While less prominent than opioids, amphetamines still pose a serious risk of stimulant addiction. In fact, college students often fall prey to the academic benefits of amphetamines. Unfortunately, amphetamines prove to be very addictive and cause serious health problems. Before looking at amphetamine addiction treatment, let’s take a quick look at amphetamines and their fallout.
Amphetamines and Their Effects
Many of the most popular drugs, such as marijuana and heroin, either grow in nature or are derived from plants. However, amphetamines fall into the category of synthetic drugs. That means someone must make them in a lab using chemicals.
The short-term effects of amphetamines include high energy, dry mouth, large pupils, increase in heart rate, and sweating, while also creating a sense of euphoria. Amphetamines cause this sense of euphoria by boosting the amount of certain neurotransmitters in your brain, such as:
Signs of Amphetamine Addiction or Abuse
There are many signs that can give away amphetamine addiction or abuse, which may include:
- Severe weight loss
- Numerous colds or cases of flu
- Concentration problems
- Tooth decay
- Social or money problems
However, not all stimulant addiction shows the exact same signs because people react differently. A person suffering from Adderall addiction, for example, might only show mild secretiveness, rather than full-blown paranoia.
Some people who take large doses of amphetamines experience stimulant psychosis. Signs of this include manic behavior, hallucinations, and aggression.
Amphetamine Withdrawal and Overdose
Amphetamine withdrawal, like most drug withdrawal, proves very unpleasant for most people. Common withdrawal symptoms include trouble sleeping, troubling dreams, memory problems, fatigue, and depression. However, the fatigue, sleep problems, and depression can create problems regarding decision making.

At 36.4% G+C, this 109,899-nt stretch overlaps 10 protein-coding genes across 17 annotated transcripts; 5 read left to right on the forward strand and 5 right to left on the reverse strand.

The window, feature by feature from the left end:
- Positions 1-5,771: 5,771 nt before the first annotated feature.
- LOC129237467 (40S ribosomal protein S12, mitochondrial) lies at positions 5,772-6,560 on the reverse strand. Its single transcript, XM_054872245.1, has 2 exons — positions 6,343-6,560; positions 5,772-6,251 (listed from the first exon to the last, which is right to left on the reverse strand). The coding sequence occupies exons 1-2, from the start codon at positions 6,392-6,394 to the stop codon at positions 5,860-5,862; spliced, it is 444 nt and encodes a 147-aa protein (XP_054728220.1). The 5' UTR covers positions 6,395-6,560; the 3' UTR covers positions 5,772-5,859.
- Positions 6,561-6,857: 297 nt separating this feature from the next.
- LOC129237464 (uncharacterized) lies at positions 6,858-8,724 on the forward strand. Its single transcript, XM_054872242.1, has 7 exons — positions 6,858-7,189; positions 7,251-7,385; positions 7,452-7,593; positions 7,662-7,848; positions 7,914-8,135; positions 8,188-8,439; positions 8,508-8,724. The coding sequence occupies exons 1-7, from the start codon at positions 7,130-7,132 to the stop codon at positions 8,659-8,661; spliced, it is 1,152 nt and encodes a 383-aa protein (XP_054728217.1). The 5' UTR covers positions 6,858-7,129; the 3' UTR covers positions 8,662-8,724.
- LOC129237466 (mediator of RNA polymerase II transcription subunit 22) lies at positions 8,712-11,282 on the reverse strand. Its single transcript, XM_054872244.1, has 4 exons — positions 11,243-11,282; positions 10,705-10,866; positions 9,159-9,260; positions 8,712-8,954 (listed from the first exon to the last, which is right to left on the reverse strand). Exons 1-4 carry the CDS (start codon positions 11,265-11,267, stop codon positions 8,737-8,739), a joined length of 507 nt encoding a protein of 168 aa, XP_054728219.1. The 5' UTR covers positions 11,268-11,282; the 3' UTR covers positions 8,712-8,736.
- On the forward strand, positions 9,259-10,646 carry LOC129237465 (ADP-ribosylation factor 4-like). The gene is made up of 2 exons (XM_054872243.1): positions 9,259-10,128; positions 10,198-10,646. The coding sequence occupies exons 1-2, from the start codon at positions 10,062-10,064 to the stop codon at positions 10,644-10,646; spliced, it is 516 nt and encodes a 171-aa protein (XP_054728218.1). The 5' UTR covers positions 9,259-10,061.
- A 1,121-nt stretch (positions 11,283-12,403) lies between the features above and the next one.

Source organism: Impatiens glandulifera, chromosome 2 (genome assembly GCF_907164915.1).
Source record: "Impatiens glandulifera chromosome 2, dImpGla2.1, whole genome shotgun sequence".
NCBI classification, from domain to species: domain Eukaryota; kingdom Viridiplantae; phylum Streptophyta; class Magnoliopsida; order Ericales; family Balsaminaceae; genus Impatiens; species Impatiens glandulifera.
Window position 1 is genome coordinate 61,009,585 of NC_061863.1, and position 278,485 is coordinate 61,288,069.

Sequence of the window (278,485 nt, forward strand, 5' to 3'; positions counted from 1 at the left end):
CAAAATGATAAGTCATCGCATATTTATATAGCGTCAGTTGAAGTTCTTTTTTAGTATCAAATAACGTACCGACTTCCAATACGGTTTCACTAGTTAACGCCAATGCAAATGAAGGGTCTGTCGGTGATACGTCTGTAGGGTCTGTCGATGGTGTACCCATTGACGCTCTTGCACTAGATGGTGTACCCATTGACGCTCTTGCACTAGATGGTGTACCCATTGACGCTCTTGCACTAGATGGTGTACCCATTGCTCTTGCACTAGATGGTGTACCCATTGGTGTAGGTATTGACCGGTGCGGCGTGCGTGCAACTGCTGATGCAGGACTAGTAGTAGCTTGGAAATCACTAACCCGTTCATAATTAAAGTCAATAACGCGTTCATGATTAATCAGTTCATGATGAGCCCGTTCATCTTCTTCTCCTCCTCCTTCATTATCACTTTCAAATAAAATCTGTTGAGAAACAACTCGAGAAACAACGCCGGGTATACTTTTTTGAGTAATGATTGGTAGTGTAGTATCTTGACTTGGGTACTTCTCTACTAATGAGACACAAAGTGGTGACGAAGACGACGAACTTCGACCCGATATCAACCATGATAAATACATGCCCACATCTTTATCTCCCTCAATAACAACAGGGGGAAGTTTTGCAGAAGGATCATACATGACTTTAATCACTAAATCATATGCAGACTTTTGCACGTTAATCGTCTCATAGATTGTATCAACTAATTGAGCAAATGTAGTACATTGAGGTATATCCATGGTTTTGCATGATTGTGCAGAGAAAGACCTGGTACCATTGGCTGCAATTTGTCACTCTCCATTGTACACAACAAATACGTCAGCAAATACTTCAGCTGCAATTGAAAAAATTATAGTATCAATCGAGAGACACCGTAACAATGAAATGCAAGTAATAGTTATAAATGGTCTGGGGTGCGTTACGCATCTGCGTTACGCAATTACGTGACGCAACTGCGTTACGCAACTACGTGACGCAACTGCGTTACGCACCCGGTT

Amphetamine overdoses do pose a direct threat to your health. Signs of an overdose include:
- Irregular heartbeat
Without treatment, amphetamine overdose can result in a coma or death from a heart attack or stroke.
Amphetamine Addiction Treatment and Detox
Completing detox is your first step in amphetamine addiction treatment. Medically-supervised detox may employ a cold-turkey or taper method, depending on your usage history. However, the primary benefit of a taper method is that you suffer less intense withdrawal. In either case, the staff can provide other medications, like antidepressants, which help you manage withdrawal symptoms.
Some treatment centers, such as Ashley Addiction Treatment, offer detox on-site. This method often smooths the transition between detox and a rehab program giving medical and clinical staff the ability to coordinate their efforts. This means you get fewer surprises when you finish detox.
Amphetamine Addiction Treatment and Rehab
Your next step in amphetamine addiction treatment is a rehab program. Rehab comes in both outpatient and inpatient versions. However, inpatient programs show better success rates. Although options vary, virtually every rehab program offers several treatments, such as:
The typical stay in a rehab program lasts around a month, but some centers offer 60-day and 90-day options. You can maximize your odds of success by choosing a treatment center that maintains a relapse prevention program or outpatient program. In fact, continuing care often makes a big difference in maintaining sobriety.
Learn more about Ashley Addiction Treatment
Ashley Addiction Treatment takes a multi-disciplinary view of amphetamine addiction treatment. That’s why we embrace talk therapies, medication, and holistic treatment. We support the whole person throughout the recovery process.
Without help, amphetamine addiction can seize control of your life and never let go. Fortunately, you can beat that addiction with help from Ashley’s rehab programs. Take the first step and call 866-313-6310 to learn more about our unique services.